Anyone who has had to regularly produce a written business forecast that goes out more than a couple of months understand all too well Yogi Berra’s famous observation: “It’s tough to make predictions, especially about the future.” Certainly the economic events of the past two years have regularly made forecasts obsolete in a very short period of time. Using the wisdom of crowds can help the accuracy of forecasts in some cases because the impacts of individual biases are largely cancelled out. But surveys of expected business trends turn out to be most accurate in stable business environments when simple extrapolation turns out to be the best forecasting tool. It’s less reliable at turning points because people tend to extrapolate from current conditions. Nonetheless, I think it’s always good to examine surveys of expected business conditions, if only because they accurately summarize current attitudes.
In that light, Adaptive Planning’s recent poll of financial executives is hardly reassuring and confirms the lack of overall lack of enthusiasm over the economic outlook. Even allowing for the natural conservatism of those in the finance function, it points to continued slow recovery in the US economy for at least the next several quarters (which is in line with other such surveys). The poll found that just under half (46%) expect a “W-shaped” (bumping along the bottom) recovery. A pick up in job creation is not in the cards until next year or later, according to 80% of the participants and 41 percent think employment growth won’t begin until the second half or later. There are mixed feelings about the business outlook for individual companies – half expect growing revenues but one fourth think they will fall and almost one-third expect to see staff reductions in the second half of the year. The trends in the survey over the past 18 months reflect the mood of the North American economy: things have stopped getting worse but they’re not getting better in any kind of hurry.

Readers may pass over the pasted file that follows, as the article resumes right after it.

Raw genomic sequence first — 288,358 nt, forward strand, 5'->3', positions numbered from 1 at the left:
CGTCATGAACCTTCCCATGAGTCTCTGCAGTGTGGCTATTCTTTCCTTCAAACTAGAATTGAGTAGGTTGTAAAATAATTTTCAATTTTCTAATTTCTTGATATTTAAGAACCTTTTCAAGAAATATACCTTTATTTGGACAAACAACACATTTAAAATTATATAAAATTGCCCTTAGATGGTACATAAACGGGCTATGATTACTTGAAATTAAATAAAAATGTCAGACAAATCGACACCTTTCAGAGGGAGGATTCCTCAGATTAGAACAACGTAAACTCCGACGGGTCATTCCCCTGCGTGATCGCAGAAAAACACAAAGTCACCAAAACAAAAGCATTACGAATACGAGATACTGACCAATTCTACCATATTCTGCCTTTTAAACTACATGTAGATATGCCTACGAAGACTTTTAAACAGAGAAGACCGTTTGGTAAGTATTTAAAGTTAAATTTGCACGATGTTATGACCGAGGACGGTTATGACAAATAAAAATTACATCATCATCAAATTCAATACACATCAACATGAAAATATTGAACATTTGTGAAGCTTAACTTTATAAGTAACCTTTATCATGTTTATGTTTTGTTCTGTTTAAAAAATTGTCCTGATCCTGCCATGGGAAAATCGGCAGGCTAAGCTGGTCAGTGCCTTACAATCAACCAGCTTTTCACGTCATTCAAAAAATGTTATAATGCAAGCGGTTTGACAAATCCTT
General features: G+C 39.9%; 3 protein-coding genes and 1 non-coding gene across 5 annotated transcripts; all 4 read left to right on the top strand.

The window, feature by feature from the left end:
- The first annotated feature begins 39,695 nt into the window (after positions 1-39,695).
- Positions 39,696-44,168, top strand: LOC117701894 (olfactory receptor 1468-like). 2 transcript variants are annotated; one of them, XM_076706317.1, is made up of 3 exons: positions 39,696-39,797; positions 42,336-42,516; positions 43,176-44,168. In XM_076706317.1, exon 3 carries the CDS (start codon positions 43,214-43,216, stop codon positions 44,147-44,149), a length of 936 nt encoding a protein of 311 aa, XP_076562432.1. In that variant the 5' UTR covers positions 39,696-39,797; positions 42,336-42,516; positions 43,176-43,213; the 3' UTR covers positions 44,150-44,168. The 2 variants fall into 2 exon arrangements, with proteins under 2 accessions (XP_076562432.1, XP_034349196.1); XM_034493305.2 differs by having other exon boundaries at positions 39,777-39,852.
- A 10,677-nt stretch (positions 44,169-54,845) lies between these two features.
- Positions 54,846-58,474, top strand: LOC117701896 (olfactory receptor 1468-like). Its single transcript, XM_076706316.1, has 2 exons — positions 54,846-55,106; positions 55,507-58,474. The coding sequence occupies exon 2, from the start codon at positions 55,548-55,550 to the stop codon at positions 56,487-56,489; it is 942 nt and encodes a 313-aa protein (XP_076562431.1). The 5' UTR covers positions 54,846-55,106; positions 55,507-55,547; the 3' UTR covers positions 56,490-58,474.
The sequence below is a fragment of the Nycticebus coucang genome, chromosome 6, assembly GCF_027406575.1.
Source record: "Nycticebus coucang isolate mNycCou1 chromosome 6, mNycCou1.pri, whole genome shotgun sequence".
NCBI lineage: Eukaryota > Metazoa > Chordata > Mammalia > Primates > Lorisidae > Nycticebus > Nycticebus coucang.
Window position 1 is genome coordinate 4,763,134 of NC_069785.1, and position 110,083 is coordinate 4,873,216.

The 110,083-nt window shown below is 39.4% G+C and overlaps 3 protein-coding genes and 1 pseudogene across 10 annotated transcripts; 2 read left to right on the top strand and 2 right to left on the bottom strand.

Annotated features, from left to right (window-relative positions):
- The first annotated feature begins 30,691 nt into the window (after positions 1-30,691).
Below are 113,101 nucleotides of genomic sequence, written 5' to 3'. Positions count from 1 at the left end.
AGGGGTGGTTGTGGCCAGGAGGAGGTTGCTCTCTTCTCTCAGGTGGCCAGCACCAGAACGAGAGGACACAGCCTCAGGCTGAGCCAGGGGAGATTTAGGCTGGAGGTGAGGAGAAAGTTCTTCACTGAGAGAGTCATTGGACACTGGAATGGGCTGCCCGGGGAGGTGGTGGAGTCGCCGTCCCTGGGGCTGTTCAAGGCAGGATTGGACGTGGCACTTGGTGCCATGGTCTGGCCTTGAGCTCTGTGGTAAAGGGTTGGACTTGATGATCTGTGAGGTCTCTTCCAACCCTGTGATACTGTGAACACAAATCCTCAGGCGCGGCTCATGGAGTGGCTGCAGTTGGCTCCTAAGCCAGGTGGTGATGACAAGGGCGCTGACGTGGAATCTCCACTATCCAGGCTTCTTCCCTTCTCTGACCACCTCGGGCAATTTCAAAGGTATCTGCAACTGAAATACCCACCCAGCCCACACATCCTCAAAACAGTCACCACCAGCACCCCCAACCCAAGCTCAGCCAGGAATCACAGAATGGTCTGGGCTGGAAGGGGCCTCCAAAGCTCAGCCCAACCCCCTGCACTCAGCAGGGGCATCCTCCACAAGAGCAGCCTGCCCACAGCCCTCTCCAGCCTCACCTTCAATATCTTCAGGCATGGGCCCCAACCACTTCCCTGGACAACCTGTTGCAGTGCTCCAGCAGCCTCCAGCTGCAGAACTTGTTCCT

The survey also pointed to a key feature driving the North American and European economies: uncertainty. I believe It is this lack of faith in the future that is a major factor (along with limited credit availability for small and midsize enterprises) “driving” the sluggish recovery in North America and Europe. It might be tempting to compare this period of uncertainty to the 1930s, except that today’s “great recession” conditions are far, far more benign than those that prevailed in those days (25% unemployment in the US, rapid trade deceleration, political instability on a worldwide scale, and so on).
Planning in a period of uncertainty is more difficult but also more important. Integrated business planning is all the more important at economic inflection points because of its focus on improving coordination between business units in their planning function and rapid replanning cycles. We may indeed be in a “W” shaped recession, so it’s especially important for companies to be able to better anticipate how they will navigate through these ups and downs. More importantly, those better able to get off their marks as the economic climate improves are likely to be more profitable and achieve better market position as the expansion unfolds.
Anyone can plan poorly. Any tool will enable your company to plan poorly. Having the right information technology can make planning a more effective process if it’s used to shorten your planning cycles, enhance forward-looking visibility, promote contingency planning and better coordinate the plans created by individual business units. For years, we’ve demonstrated throughout primary research that (except for companies with 100 or few employees) the use of desktop spreadsheets as the primary planning tool is counterproductive. The tools for improving planning are available and affordable for all companies. The first step in finding the best way out of this recession is replacing desktop spreadsheets in your planning process with a dedicated planning application.
Robert D. Kugel CFA - SVP Research